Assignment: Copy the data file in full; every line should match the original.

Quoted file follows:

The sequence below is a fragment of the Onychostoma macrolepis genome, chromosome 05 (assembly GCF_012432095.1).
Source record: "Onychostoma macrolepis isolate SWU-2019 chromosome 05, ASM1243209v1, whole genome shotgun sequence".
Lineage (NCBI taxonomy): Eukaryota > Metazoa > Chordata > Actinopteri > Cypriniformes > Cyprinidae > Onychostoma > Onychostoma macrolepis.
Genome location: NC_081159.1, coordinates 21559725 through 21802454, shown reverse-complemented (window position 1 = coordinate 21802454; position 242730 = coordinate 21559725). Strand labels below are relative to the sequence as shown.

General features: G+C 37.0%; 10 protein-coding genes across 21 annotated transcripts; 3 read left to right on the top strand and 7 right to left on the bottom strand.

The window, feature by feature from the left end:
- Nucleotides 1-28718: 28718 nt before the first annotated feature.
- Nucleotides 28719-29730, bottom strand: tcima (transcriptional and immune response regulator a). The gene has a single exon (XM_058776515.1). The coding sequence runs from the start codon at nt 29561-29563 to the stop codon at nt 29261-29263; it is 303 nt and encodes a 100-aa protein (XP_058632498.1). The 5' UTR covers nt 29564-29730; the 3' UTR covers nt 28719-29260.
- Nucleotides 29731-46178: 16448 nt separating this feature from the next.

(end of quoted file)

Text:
The sequence below is a fragment of the Onychostoma macrolepis genome, chromosome 05 (assembly GCF_012432095.1).
Source record: "Onychostoma macrolepis isolate SWU-2019 chromosome 05, ASM1243209v1, whole genome shotgun sequence".
Lineage (NCBI taxonomy): Eukaryota > Metazoa > Chordata > Actinopteri > Cypriniformes > Cyprinidae > Onychostoma > Onychostoma macrolepis.
Genome location: NC_081159.1, coordinates 21559725 through 21802454, shown reverse-complemented (window position 1 = coordinate 21802454; position 242730 = coordinate 21559725). Strand labels below are relative to the sequence as shown.

General features: G+C 37.0%; 10 protein-coding genes across 21 annotated transcripts; 3 read left to right on the top strand and 7 right to left on the bottom strand.

The window, feature by feature from the left end:
- Nucleotides 1-28718: 28718 nt before the first annotated feature.
- Nucleotides 28719-29730, bottom strand: tcima (transcriptional and immune response regulator a). The gene has a single exon (XM_058776515.1). The coding sequence runs from the start codon at nt 29561-29563 to the stop codon at nt 29261-29263; it is 303 nt and encodes a 100-aa protein (XP_058632498.1). The 5' UTR covers nt 29564-29730; the 3' UTR covers nt 28719-29260.
- Nucleotides 29731-46178: 16448 nt separating this feature from the next.